Private photo
Shlomo Engel
The great betrayal
Shlomo Engel shares sense of post-disengagement alienation that has been marring Independence Day joy
This past Independence Day, I was unable to place Israel’s flag on my car like everyone else does. It’s not that I didn’t want to do it or that I don’t realize how important and significant this day was. I love my country very much. I am amazed by its rapid development and exceptional success stories. I understand and deeply feel the almost miraculous revolution undertaken by the Jewish people, who managed to create a glorious country after emerging from the Shoah’s crematoria.


Yet despite my great love for the State and for the people, and perhaps because of it, I cannot be proud of its flag as I used to be. This was the fourth Independence Day where I did not hang the flag I love so much. I did this after my State betrayed me, hurt me, humiliated me, and threw me away like a useless object.


Less than four years ago, I stood there with thousands of others facing the State’s police officers and soldiers at Kfar Maimon. Less than four years ago, my wife and I stood helpless before the high walls of the Beersheba prison, where the State detained my daughters, the “criminals of disengagement,” and we could not get in touch with them. Four years have not yet passed since I saw with my own eyes how my State razes the Gush Katif community of Atzmona with only two bulldozers. Only 15 minutes were needed to raze a house, and with it destroy life, dreams, and hopes.


Four years have not yet passed since the bitter betrayal of all the powerful, just, honest, and loyal institutions of my State, which I believed would stand by me during times of trouble. The Israel Defense Force, where I served and was wounded and where my son will soon serve, changed completely and from a source of strength in the cruel Middle East turned into the Israel expulsion army.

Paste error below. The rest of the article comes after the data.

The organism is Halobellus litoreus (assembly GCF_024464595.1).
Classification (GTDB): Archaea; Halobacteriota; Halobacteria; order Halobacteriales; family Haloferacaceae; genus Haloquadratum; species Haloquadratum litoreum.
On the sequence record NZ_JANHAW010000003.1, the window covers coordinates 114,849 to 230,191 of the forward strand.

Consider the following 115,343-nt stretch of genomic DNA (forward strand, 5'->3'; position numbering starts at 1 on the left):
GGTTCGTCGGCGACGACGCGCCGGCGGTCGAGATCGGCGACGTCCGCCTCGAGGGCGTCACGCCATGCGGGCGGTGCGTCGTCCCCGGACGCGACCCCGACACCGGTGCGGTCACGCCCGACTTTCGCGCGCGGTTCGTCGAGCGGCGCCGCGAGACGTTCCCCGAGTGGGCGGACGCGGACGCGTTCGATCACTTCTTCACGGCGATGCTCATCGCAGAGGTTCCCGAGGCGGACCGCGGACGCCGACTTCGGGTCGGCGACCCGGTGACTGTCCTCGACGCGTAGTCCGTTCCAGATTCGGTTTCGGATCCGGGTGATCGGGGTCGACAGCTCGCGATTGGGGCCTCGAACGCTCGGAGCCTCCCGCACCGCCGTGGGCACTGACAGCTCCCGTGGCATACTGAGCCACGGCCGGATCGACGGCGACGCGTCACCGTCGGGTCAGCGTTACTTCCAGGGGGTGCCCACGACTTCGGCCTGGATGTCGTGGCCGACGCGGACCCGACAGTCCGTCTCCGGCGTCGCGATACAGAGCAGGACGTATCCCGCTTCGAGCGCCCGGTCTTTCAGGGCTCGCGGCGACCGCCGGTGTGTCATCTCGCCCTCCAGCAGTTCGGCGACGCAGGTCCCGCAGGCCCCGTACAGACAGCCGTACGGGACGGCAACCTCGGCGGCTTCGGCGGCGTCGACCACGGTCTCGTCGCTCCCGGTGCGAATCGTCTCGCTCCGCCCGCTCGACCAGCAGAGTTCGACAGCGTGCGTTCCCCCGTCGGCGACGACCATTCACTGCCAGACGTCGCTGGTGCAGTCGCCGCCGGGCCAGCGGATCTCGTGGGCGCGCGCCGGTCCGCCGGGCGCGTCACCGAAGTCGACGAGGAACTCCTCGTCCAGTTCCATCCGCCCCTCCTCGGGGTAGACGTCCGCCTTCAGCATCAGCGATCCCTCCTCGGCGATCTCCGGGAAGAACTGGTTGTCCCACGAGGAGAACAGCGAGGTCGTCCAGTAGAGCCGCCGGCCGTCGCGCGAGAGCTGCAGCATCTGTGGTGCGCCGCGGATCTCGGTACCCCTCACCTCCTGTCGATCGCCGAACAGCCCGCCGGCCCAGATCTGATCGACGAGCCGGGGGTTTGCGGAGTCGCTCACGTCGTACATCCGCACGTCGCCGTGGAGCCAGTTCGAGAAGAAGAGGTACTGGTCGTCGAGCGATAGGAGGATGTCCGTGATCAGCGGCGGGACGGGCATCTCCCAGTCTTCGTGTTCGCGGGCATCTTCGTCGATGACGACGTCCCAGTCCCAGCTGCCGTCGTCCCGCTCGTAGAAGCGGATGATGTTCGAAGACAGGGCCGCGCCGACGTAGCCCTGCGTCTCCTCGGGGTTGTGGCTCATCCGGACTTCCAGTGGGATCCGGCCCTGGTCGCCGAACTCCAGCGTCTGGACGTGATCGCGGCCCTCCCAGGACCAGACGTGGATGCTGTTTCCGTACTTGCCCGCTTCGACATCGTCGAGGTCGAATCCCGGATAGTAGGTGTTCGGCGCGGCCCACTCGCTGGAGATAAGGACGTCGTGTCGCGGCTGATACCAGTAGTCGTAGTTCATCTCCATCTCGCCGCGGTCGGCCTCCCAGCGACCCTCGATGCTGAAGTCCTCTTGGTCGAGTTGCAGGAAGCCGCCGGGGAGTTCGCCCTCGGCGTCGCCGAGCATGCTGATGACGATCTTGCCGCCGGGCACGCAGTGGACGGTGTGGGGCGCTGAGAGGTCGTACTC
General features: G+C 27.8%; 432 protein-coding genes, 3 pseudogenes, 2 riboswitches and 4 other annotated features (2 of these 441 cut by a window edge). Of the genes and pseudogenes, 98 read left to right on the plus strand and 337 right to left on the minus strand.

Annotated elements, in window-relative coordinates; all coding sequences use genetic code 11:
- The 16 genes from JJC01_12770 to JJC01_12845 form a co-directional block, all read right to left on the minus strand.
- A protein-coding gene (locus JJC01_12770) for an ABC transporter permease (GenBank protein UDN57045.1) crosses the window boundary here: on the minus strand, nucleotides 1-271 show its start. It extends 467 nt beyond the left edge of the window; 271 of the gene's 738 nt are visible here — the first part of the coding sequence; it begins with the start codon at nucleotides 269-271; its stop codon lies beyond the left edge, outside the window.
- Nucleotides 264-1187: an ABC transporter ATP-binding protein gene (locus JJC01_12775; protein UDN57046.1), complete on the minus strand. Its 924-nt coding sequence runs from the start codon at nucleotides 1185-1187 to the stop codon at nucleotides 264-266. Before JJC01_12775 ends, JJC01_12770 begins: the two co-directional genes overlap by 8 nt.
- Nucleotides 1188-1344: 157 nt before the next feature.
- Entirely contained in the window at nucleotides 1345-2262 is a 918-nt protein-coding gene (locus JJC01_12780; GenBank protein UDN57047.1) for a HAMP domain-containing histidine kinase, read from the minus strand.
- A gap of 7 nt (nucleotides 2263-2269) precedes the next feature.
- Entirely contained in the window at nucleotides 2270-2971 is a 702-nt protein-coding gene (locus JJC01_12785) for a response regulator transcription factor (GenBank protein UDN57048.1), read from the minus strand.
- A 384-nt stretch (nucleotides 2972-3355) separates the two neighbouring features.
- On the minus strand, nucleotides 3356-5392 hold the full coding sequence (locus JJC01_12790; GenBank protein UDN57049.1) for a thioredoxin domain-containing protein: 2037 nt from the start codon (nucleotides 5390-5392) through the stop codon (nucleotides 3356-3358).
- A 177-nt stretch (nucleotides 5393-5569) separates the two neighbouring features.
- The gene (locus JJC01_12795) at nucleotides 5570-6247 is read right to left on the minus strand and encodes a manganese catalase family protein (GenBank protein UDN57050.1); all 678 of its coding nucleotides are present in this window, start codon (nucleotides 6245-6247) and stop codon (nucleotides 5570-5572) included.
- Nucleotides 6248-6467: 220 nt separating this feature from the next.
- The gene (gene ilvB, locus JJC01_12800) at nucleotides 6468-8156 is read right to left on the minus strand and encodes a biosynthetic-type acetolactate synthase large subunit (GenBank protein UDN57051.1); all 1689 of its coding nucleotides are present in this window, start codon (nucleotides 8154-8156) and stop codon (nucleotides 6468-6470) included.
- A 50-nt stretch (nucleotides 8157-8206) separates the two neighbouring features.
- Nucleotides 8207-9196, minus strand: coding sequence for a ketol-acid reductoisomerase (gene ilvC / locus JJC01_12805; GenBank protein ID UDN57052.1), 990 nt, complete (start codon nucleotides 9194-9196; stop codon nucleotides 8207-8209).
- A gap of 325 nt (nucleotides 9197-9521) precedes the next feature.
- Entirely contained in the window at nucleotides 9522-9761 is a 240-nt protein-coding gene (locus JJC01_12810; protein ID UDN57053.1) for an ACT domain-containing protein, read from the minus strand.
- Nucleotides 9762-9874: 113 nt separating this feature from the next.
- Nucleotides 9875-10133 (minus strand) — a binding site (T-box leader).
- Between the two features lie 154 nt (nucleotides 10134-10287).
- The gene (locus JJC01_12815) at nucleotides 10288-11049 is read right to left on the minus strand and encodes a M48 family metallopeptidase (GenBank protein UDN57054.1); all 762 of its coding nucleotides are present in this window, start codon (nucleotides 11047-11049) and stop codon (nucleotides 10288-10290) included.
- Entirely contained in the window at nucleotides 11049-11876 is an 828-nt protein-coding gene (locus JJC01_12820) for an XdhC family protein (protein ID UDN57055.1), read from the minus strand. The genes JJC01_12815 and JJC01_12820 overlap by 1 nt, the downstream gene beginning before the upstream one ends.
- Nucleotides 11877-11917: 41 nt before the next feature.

The High Court of Justice, which I always viewed as a stronghold of justice and protection of civil rights, endorsed without any hesitation the most blatant and crudest blow to the fundamental rights of so many innocent and loyal citizens. The Israel Democracy Institute – the winner of this year’s Israel Prize – did not voice even weak protest against Ariel Sharon, who through a “democratic” move hijacked the Likud party and turned it into a body that implements the notions of Meretz and Hadash.


Deliberate, coordinated effort

If we could only be comforted by disengagement supporters bringing peace to Israel and curbing the bloodshed of 100 years of Zionism; yet even this is no comfort; there is not even one achievement we can boast in the wake of the disengagement folly, and therefore we are not only dealing with betrayal and destruction here, but also with complete foolishness that greatly enhances the sense of alienation and taints the joy of Independence Day.


Just like any other state, Israel too made many mistakes in the past, and it will likely make great mistakes in the future. Yet disengagement is not a mistake in judgment that led to failure, but rather, a lengthy, deliberate, and coordinated effort by the various arms of the State against its most loyal citizens. This is where the deep sense of betrayal stems from. It is difficult to point to a similar move by other democracies where thousands of innocent citizens were hurt and expelled from their homes without any benefit or logic.


I’m hopeful that with the passage of years and through level-headed deeds by my beloved State, I will be able to rid myself of the great sense of alienation that overcame me in the summer of 2005 and again proudly raise the Israeli flag. Perhaps the passage of time will make the great sense of betrayal wane. Yet for the time being, I’ll make do with the traditional family barbecue.


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